Although the book is directed toward a medical audience, prospective parents remained in our thoughts while we were updating the text. Most of the chapters were written by imagining that the prospective parents were in our offices seeking advice regarding the abnormal fetal finding. We have attempted to provide a balanced, scholarly, nondirective approach to management, which may differ significantly from what prospective parents may find on the Internet. Each chapter has a consistent format to facilitate locating specific kinds of information.
Fetology began as a collaborative work at the Fetal Diagnosis and Treatment Program at New England Medical Center and Tufts University School of Medicine in Boston in 1993. By 2000, the original Boston team had dispersed to various academic medical centers throughout the United States, and today the authors represent a diverse international team of fetal medicine experts, spanning maternal-fetal medicine, neonatology, genetics and pediatric surgery. While the four of us brought to each case our individual approaches based on our different subspecialty training, we collectively recognized the need to present a coordinated and comprehensive plan to parents faced with a diagnosis of a fetal abnormality. Dr. Bianchi is a pediatrician, neonatologist, and medical geneticist who is interested in the correlation of pediatric outcome with prenatal sonographic findings; Dr. Crombleholme is a pediatric surgeon who has also trained in fetal surgical intervention. He writes extensively on the possibilities for surgical treatment of these diverse conditions and provides important information on long-term outcome. Dr. D'Alton is an obstetrician and maternal-fetal medicine specialist with expertise in antenatal sonographic diagnosis of anomalies. Dr. Malone is also a maternal-fetal medicine specialist who has spearheaded the development of new approaches to aneuploidy screening, as well as directing an international multidisciplinary fetal therapy program.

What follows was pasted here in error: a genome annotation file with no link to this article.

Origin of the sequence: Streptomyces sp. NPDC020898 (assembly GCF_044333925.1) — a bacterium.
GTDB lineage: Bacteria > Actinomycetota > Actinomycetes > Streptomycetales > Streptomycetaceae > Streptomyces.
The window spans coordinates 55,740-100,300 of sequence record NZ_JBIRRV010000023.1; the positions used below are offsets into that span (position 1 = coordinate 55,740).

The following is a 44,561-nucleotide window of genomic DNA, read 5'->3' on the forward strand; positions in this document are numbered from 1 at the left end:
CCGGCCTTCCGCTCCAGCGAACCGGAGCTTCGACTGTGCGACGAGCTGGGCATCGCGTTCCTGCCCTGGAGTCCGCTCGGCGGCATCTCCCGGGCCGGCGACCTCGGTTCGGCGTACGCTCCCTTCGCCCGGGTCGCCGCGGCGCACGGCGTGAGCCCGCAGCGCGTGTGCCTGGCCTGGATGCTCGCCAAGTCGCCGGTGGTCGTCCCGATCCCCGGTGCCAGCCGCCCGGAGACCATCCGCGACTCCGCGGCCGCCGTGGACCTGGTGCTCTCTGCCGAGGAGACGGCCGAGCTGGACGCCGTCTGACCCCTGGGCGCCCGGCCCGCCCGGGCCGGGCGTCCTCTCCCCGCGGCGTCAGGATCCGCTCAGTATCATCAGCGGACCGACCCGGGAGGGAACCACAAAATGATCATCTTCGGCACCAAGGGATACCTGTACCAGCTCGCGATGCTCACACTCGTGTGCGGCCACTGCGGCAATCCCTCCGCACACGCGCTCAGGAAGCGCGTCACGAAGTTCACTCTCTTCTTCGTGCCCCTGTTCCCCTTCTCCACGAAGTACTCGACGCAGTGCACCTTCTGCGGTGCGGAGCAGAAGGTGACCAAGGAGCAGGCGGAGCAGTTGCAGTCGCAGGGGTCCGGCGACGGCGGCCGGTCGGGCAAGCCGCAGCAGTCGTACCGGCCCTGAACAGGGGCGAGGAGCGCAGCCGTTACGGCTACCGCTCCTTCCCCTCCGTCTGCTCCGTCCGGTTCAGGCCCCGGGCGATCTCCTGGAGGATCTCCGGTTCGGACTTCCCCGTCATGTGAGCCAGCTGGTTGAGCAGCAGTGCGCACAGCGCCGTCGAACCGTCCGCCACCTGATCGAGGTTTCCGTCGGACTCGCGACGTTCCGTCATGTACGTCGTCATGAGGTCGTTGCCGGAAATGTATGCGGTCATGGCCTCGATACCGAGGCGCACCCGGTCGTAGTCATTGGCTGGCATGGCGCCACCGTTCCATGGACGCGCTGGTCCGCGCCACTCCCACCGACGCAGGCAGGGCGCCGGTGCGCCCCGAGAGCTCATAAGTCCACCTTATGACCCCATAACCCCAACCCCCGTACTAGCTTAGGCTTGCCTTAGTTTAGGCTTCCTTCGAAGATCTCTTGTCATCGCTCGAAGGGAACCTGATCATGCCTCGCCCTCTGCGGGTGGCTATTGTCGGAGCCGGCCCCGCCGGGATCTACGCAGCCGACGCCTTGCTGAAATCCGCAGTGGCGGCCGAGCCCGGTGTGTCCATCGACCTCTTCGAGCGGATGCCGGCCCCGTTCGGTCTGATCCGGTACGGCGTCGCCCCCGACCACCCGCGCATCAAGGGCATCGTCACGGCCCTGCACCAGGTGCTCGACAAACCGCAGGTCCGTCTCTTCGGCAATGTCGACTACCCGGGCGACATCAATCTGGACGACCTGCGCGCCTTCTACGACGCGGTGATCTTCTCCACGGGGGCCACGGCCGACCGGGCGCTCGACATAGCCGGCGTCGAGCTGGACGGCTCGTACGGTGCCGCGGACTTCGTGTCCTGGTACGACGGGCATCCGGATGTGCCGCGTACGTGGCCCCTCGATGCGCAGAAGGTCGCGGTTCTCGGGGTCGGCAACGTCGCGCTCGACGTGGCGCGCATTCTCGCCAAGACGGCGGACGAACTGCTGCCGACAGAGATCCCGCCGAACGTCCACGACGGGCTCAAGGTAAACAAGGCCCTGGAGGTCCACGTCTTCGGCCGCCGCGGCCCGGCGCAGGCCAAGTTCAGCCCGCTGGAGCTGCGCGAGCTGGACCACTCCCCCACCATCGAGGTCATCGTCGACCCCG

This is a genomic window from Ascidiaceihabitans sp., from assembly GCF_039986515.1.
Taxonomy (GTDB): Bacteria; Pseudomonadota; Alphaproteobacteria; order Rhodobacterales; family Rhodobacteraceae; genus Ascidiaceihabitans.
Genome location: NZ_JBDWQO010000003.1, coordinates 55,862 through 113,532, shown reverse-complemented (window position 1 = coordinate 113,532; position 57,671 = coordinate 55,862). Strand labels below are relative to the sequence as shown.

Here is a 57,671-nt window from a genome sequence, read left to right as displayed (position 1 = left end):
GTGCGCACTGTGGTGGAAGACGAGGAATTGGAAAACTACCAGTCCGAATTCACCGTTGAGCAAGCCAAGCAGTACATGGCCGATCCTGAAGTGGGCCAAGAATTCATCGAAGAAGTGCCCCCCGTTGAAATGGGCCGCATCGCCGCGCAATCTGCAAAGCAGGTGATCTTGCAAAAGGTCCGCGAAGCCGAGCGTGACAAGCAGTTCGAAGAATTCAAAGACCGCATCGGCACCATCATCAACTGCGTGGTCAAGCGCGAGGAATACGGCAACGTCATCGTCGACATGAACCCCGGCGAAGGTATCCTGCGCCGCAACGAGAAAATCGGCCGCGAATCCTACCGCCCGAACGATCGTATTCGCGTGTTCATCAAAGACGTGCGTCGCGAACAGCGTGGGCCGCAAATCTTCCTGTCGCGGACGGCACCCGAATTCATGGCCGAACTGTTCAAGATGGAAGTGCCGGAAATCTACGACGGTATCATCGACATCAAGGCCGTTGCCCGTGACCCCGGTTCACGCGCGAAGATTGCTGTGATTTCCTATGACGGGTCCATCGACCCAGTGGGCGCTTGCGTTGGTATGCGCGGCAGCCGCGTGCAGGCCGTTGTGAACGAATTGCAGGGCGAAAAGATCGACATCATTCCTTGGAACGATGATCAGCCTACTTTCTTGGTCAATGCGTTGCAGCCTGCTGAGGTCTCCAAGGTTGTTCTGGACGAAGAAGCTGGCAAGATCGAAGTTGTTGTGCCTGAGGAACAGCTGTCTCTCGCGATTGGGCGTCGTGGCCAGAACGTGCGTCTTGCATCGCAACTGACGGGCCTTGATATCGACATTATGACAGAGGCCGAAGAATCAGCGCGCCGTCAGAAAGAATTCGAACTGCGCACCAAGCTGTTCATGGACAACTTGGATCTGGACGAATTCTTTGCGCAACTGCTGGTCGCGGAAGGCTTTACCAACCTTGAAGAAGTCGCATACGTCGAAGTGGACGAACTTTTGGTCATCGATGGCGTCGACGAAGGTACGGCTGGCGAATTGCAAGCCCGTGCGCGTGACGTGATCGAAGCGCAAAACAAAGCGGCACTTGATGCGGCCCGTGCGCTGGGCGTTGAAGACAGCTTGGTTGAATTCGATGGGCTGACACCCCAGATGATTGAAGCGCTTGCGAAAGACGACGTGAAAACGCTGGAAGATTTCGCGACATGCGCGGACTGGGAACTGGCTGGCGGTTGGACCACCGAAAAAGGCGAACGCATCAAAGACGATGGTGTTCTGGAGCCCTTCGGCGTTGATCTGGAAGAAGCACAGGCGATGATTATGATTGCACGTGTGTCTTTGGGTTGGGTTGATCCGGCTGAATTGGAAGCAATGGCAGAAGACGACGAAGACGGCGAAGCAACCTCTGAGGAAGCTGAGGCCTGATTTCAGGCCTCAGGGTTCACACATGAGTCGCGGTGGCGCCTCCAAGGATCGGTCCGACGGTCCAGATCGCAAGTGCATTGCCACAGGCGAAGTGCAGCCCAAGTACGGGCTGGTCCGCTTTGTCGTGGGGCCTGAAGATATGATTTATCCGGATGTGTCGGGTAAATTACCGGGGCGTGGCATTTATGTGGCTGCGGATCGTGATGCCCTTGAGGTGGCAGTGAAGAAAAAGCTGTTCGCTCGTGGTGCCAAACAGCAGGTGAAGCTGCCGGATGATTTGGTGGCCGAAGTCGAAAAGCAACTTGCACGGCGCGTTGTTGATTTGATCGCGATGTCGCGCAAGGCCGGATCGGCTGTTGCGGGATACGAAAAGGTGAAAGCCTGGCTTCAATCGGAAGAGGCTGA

We have remained loyal to our original premise that a multi-authored textbook would not specifically address the multiplicity of expertise necessary to care for the fetal patient. Each section of our Fetal Treatment Program has been developed collaboratively by the four of us to bring our individual training, experience, and knowledge base from each fetal patient whom we have consulted on and treated. We hope that our book remains more than a mere collation of facts, but instead is a cohesive approach to diagnosis, management, and treatment of the fetal patient. Each of the four of us therefore have had input into each chapter.
As with the first edition of Fetology, we hope that this reference serves to increase recognition of the unique aspects of caring for the fetal patient. We hope that by viewing conditions from both the prenatal and postnatal perspective, we will foster collaboration between the existing medical specialties, and ultimately benefit the care of fetal patients and their families.
Diana W. Bianchi, MD
Timothy M. Crombleholme, MD
Mary E. D'Alton, MD
Fergal D. Malone, MD